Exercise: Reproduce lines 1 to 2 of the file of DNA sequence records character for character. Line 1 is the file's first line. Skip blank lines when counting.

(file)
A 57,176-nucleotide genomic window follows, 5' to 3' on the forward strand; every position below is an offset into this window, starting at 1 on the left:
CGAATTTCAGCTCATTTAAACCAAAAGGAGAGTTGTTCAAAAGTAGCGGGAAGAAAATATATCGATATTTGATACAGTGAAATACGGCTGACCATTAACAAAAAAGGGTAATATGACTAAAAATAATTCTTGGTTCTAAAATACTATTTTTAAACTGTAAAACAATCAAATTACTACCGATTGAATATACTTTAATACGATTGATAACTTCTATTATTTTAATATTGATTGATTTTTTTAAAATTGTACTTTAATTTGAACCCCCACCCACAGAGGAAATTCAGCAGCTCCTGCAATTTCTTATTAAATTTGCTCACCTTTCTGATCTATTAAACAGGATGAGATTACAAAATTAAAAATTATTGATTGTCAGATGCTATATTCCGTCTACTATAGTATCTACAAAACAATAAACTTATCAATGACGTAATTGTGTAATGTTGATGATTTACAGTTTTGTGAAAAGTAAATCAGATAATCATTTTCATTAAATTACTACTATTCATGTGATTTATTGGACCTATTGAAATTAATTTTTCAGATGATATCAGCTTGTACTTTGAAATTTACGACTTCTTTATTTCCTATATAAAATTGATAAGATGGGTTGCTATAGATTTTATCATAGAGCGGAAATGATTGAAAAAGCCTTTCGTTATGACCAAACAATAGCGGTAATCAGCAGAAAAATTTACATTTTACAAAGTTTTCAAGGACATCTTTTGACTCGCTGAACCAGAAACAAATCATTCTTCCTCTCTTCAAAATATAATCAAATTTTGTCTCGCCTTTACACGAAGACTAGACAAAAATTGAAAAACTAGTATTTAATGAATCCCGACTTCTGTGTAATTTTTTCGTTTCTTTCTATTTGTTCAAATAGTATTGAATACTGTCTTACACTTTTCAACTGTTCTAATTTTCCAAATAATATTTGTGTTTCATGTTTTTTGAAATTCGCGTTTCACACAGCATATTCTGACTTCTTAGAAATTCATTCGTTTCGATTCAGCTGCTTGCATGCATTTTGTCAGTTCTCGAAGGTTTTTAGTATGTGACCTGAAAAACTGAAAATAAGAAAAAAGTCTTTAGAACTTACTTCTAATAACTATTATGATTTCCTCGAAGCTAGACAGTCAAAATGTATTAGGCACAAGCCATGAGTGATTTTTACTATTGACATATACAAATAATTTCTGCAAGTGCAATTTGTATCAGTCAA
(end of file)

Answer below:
A 57,176-nucleotide genomic window follows, 5' to 3' on the forward strand; every position below is an offset into this window, starting at 1 on the left:
CGAATTTCAGCTCATTTAAACCAAAAGGAGAGTTGTTCAAAAGTAGCGGGAAGAAAATATATCGATATTTGATACAGTGAAATACGGCTGACCATTAACAAAAAAGGGTAATATGACTAAAAATAATTCTTGGTTCTAAAATACTATTTTTAAACTGTAAAACAATCAAATTACTACCGATTGAATATACTTTAATACGATTGATAACTTCTATTATTTTAATATTGATTGATTTTTTTAAAATTGTACTTTAATTTGAACCCCCACCCACAGAGGAAATTCAGCAGCTCCTGCAATTTCTTATTAAATTTGCTCACCTTTCTGATCTATTAAACAGGATGAGATTACAAAATTAAAAATTATTGATTGTCAGATGCTATATTCCGTCTACTATAGTATCTACAAAACAATAAACTTATCAATGACGTAATTGTGTAATGTTGATGATTTACAGTTTTGTGAAAAGTAAATCAGATAATCATTTTCATTAAATTACTACTATTCATGTGATTTATTGGACCTATTGAAATTAATTTTTCAGATGATATCAGCTTGTACTTTGAAATTTACGACTTCTTTATTTCCTATATAAAATTGATAAGATGGGTTGCTATAGATTTTATCATAGAGCGGAAATGATTGAAAAAGCCTTTCGTTATGACCAAACAATAGCGGTAATCAGCAGAAAAATTTACATTTTACAAAGTTTTCAAGGACATCTTTTGACTCGCTGAACCAGAAACAAATCATTCTTCCTCTCTTCAAAATATAATCAAATTTTGTCTCGCCTTTACACGAAGACTAGACAAAAATTGAAAAACTAGTATTTAATGAATCCCGACTTCTGTGTAATTTTTTCGTTTCTTTCTATTTGTTCAAATAGTATTGAATACTGTCTTACACTTTTCAACTGTTCTAATTTTCCAAATAATATTTGTGTTTCATGTTTTTTGAAATTCGCGTTTCACACAGCATATTCTGACTTCTTAGAAATTCATTCGTTTCGATTCAGCTGCTTGCATGCATTTTGTCAGTTCTCGAAGGTTTTTAGTATGTGACCTGAAAAACTGAAAATAAGAAAAAAGTCTTTAGAACTTACTTCTAATAACTATTATGATTTCCTCGAAGCTAGACAGTCAAAATGTATTAGGCACAAGCCATGAGTGATTTTTACTATTGACATATACAAATAATTTCTGCAAGTGCAATTTGTATCAGTCAA